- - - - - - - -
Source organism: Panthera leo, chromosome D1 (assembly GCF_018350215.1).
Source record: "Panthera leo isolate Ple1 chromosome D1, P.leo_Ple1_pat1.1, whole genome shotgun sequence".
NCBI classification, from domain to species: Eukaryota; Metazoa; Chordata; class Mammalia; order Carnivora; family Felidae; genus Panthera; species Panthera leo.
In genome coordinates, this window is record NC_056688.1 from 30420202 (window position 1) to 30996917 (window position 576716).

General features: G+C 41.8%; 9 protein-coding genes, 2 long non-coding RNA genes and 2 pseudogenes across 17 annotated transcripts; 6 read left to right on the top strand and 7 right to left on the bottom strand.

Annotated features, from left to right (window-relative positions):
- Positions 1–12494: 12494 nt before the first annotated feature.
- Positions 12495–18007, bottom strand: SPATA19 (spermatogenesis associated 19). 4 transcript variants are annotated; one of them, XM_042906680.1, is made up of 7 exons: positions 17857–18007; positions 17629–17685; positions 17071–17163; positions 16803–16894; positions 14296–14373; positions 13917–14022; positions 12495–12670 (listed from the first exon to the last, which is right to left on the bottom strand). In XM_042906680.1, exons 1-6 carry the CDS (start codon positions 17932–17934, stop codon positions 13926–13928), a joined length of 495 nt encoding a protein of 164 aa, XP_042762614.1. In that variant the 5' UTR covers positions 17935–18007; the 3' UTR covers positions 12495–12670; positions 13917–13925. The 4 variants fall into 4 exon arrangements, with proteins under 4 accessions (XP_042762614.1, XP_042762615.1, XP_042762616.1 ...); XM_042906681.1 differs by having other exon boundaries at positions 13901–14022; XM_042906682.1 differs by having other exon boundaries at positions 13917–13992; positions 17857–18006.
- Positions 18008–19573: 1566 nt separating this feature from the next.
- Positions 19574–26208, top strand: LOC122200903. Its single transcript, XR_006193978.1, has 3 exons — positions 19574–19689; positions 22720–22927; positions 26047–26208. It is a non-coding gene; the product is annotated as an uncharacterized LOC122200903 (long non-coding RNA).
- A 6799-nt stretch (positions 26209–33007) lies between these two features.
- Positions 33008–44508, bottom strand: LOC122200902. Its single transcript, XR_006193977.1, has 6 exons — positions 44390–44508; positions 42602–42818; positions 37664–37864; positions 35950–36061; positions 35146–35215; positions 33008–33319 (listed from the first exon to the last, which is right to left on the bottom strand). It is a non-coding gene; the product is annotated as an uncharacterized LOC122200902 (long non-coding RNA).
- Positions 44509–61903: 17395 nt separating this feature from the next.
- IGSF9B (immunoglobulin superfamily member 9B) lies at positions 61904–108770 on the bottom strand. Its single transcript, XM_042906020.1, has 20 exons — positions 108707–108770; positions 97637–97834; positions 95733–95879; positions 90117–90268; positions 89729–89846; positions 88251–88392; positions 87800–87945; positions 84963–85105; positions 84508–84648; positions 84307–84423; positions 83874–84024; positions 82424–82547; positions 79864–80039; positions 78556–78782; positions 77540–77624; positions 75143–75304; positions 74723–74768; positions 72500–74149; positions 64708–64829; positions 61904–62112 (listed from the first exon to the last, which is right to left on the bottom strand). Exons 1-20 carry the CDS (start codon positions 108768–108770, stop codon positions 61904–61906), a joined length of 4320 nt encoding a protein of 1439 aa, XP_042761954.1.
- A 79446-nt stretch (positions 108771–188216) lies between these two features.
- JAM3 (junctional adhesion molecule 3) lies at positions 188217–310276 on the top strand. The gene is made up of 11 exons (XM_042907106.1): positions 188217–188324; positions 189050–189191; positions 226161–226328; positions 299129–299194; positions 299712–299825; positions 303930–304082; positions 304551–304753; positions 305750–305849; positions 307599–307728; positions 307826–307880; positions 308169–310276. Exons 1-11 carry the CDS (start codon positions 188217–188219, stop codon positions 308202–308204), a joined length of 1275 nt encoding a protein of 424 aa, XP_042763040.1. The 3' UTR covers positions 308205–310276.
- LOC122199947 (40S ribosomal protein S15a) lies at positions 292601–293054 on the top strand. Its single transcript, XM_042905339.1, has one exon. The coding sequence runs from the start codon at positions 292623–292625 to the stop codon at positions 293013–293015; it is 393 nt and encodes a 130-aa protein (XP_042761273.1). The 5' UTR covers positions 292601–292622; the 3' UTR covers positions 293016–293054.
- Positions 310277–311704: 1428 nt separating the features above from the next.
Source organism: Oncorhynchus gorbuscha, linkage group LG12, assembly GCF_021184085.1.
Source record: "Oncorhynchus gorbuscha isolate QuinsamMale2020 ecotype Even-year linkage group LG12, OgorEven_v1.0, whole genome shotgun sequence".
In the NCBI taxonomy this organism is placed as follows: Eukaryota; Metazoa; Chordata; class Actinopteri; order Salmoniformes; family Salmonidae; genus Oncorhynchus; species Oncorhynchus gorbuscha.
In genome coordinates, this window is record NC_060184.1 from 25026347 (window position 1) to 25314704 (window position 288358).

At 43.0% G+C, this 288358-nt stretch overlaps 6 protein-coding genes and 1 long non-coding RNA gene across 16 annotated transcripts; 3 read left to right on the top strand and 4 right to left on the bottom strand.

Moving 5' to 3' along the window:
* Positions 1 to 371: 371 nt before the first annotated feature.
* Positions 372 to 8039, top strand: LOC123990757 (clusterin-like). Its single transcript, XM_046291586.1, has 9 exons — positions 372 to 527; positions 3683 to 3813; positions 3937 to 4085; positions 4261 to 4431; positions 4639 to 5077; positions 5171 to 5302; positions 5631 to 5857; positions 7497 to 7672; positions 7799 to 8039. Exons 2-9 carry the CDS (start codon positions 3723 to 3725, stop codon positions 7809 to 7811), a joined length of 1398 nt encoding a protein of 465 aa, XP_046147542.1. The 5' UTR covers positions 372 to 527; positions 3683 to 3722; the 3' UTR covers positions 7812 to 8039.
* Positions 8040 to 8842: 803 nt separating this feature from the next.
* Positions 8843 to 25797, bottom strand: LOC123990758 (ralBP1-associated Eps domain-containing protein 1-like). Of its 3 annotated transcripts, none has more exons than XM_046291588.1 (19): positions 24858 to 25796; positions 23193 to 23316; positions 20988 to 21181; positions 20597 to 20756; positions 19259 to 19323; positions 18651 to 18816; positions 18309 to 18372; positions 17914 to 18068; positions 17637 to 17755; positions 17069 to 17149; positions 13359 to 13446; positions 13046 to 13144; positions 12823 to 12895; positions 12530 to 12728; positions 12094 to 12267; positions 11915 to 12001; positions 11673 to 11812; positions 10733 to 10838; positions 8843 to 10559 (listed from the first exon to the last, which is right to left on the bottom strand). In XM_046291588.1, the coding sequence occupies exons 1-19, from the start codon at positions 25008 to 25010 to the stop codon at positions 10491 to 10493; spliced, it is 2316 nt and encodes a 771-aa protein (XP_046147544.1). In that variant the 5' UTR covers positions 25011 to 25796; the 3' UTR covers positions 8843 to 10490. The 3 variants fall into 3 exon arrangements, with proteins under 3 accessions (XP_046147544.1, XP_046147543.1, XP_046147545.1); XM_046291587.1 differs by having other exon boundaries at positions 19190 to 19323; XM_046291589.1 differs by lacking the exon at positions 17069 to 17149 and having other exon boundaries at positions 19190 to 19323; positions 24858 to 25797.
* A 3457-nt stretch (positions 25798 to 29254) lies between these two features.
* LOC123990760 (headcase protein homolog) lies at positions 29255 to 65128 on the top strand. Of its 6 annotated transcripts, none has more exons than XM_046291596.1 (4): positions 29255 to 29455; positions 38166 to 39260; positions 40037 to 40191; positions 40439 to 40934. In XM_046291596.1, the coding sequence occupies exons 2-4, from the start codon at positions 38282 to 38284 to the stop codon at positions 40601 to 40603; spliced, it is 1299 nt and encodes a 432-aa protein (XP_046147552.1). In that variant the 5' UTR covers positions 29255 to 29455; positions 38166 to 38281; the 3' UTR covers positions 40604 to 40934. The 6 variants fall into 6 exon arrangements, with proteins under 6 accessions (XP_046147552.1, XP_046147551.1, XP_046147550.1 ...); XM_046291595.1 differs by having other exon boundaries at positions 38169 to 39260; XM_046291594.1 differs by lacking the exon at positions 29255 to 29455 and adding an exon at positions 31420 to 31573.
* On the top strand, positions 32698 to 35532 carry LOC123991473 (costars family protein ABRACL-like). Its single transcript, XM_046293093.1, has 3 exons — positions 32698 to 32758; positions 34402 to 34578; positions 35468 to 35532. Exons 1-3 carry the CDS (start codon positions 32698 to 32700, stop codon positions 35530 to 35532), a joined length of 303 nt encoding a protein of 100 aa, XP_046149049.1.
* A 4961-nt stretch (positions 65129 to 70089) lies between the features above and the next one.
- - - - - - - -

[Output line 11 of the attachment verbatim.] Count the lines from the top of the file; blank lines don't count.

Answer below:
- A 6799-nt stretch (positions 26209–33007) lies between these two features.